[Marxism] Chris Hedges on Tim Russert

Louis Proyect lnp3 at panix.com
Tue Jun 24 06:23:43 MDT 2008

(Interesting to see the evolution of Chris Hedges to the left. Back in 
the late 1980s, he was a NY Times correspondent in Latin America not so 
nearly as bad as Shirley Christian but nowhere near as good as Raymond 

The Hedonists of Power
Posted on Jun 23, 2008

By Chris Hedges

Washington has become Versailles. We are ruled, entertained and informed 
by courtiers. The popular media are courtiers. The Democrats, like the 
Republicans, are courtiers. Our pundits and experts are courtiers. We 
are captivated by the hollow stagecraft of political theater as we are 
ruthlessly stripped of power. It is smoke and mirrors, tricks and con 
games. We are being had.

The past week was a good one if you were a courtier. We were instructed 
by the high priests on television over the past few days to mourn a 
Sunday morning talk show host, who made $5 million a year and who gave a 
platform to the powerful and the famous so they could spin, equivocate 
and lie to the nation. We were repeatedly told by these television 
courtiers, people like Tom Brokaw and Wolf Blitzer, that this talk show 
host was one of our nation’s greatest journalists, as if sitting in a 
studio, putting on makeup and chatting with Dick Cheney or George W. 
Bush have much to do with journalism.

No journalist makes $5 million a year. No journalist has a comfortable, 
cozy relationship with the powerful. No journalist believes that acting 
as a conduit, or a stenographer, for the powerful is a primary part of 
his or her calling. Those in power fear and dislike real journalists. 
Ask Seymour Hersh and Amy Goodman how often Bush or Cheney has invited 
them to dinner at the White House or offered them an interview.

All governments lie, as I.F. Stone pointed out, and it is the job of the 
journalist to do the hard, tedious reporting to shine a light on these 
lies. It is the job of courtiers, those on television playing the role 
of journalists, to feed off the scraps tossed to them by the powerful 
and never question the system. In the slang of the profession, these 
television courtiers are “throats.” These courtiers, including the late 
Tim Russert, never gave a voice to credible critics in the buildup to 
the war against Iraq. They were too busy playing their roles as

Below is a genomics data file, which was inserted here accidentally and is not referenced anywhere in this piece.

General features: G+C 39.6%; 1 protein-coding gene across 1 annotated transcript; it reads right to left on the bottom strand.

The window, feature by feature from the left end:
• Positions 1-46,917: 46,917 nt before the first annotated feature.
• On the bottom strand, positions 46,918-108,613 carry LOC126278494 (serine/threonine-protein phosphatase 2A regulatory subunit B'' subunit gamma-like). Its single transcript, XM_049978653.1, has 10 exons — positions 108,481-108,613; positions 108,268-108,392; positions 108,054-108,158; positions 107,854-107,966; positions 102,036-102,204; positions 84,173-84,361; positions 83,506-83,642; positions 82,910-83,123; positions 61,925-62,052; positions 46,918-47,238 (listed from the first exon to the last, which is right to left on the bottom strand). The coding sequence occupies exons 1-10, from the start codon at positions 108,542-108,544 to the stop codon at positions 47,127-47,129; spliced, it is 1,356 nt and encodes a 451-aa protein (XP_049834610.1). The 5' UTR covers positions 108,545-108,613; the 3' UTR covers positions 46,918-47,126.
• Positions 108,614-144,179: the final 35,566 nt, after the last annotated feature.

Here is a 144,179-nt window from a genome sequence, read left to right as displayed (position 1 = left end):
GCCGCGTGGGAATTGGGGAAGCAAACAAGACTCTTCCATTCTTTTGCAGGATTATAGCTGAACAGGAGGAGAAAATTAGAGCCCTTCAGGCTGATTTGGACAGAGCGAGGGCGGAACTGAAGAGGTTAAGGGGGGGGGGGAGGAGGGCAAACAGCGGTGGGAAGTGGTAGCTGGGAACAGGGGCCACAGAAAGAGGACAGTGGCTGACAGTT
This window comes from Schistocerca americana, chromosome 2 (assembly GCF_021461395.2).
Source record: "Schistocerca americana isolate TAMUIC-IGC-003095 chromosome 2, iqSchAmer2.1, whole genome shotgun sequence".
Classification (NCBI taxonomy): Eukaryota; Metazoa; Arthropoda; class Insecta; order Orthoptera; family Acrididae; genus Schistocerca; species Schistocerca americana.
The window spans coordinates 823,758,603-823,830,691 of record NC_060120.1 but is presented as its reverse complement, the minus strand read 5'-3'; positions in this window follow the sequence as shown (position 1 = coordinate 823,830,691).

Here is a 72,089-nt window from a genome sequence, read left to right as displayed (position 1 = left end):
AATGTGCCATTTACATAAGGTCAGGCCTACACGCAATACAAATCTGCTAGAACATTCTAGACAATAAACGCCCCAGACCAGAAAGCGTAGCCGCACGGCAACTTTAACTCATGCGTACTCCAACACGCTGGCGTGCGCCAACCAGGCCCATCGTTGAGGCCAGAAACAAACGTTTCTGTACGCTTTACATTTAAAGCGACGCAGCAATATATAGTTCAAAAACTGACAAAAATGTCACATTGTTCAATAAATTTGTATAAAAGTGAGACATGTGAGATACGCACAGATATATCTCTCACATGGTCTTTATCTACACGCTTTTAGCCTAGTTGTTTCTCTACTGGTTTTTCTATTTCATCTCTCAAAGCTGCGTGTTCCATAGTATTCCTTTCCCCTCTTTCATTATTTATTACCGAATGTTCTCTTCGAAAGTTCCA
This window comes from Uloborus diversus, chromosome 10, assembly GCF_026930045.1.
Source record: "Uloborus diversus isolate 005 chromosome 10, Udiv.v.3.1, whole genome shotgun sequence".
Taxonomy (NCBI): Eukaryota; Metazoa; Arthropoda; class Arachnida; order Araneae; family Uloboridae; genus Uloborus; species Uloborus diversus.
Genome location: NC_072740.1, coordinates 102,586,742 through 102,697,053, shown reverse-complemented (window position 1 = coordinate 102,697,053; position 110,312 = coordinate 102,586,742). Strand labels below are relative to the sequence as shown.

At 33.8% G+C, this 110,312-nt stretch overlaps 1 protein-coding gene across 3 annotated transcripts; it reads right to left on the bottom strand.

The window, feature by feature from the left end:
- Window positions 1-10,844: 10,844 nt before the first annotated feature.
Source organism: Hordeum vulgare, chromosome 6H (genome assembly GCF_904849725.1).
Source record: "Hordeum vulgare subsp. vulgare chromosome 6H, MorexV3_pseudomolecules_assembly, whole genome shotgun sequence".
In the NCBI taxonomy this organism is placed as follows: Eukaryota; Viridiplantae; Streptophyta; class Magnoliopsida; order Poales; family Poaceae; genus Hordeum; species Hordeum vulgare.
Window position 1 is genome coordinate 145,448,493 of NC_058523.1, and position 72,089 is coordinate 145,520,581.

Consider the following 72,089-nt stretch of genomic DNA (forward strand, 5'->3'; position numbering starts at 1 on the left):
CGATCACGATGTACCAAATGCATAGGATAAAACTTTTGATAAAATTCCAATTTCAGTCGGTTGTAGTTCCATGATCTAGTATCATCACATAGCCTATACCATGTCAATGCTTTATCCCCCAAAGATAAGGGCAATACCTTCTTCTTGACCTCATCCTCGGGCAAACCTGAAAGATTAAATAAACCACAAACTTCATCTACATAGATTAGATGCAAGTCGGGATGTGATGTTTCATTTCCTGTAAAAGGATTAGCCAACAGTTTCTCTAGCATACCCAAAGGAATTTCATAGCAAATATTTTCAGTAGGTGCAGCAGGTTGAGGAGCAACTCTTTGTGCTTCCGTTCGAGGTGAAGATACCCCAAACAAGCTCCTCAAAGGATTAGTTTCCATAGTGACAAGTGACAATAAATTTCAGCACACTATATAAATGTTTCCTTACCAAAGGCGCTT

red-blooded American patriots. They never fought back in their public 
forums against the steady erosion of our civil liberties and the 
trashing of our Constitution. These courtiers blindly accept the 
administration’s current propaganda to justify an attack on Iran. They 
parrot this propaganda. They dare not defy the corporate state. The 
corporations that employ them make them famous and rich. It is their 
Faustian pact. No class of courtiers, from the eunuchs behind Manchus in 
the 19th century to the Baghdad caliphs of the Abbasid caliphate, has 
ever transformed itself into a responsible elite. Courtiers are 
hedonists of power.

Our Versailles was busy this past week. The Democrats passed the FISA 
bill, which provides immunity for the telecoms that cooperated with the 
National Security Agency’s illegal surveillance over the past six years. 
This bill, which when signed means we will never know the extent of the 
Bush White House’s violation of our civil liberties, is expected to be 
adopted by the Senate. Barack Obama has promised to sign it in the name 
of national security. The bill gives the U.S. government a license to 
eavesdrop on our phone calls and e-mails. It demolishes our right to 
privacy. It endangers the work of journalists, human rights workers, 
crusading lawyers and whistle-blowers who attempt to expose abuses the 
government seeks to hide. These private communications can be stored 
indefinitely and disseminated, not just to the U.S. government but to 
other governments as well. The bill, once signed into law, will make it 
possible for those in power to identify and silence anyone who dares to 
make public information that defies the official narrative.

Being a courtier, and Obama is one of the best, requires agility and 
eloquence. The most talented of them can be lauded as persuasive actors. 
They entertain us. They make us feel good. They convince us they are our 
friends. We would like to have dinner with them. They are the smiley 
faces of a corporate state that has hijacked the government and is 
raping the nation. When the corporations make their iron demands, these 
courtiers drop to their knees, whether to placate the telecommunications 
companies that fund their campaigns and want to be protected from 
lawsuits, or to permit oil and gas companies to rake in obscene profits 
and keep in place the vast subsidies of corporate welfare doled out by 
the state.

We cannot differentiate between illusion and reality. We trust courtiers 
wearing face powder who deceive us in the name of journalism. We trust 
courtiers in our political parties who promise to fight for our 
interests and then pass bill after bill to further corporate fraud and 
abuse. We confuse how we feel about courtiers like Obama and Russert 
with real information, facts and knowledge. We chant in unison with 
Obama that we want change, we yell “yes we can,” and then stand dumbly 
by as he coldly votes away our civil liberties. The Democratic Party, 
including Obama, continues to fund the war. It refuses to impeach Bush 
and Cheney. It allows the government to spy on us without warrants or 
cause. And then it tells us it is our salvation. This is a form of 
collective domestic abuse. And, as so often happens in the weird 
pathology of victim and victimizer, we keep coming back for more.

Chris Hedges, who was a Pulitzer Prize-winning foreign correspondent for 
The New York Times, says he will vote for Ralph Nader for president.

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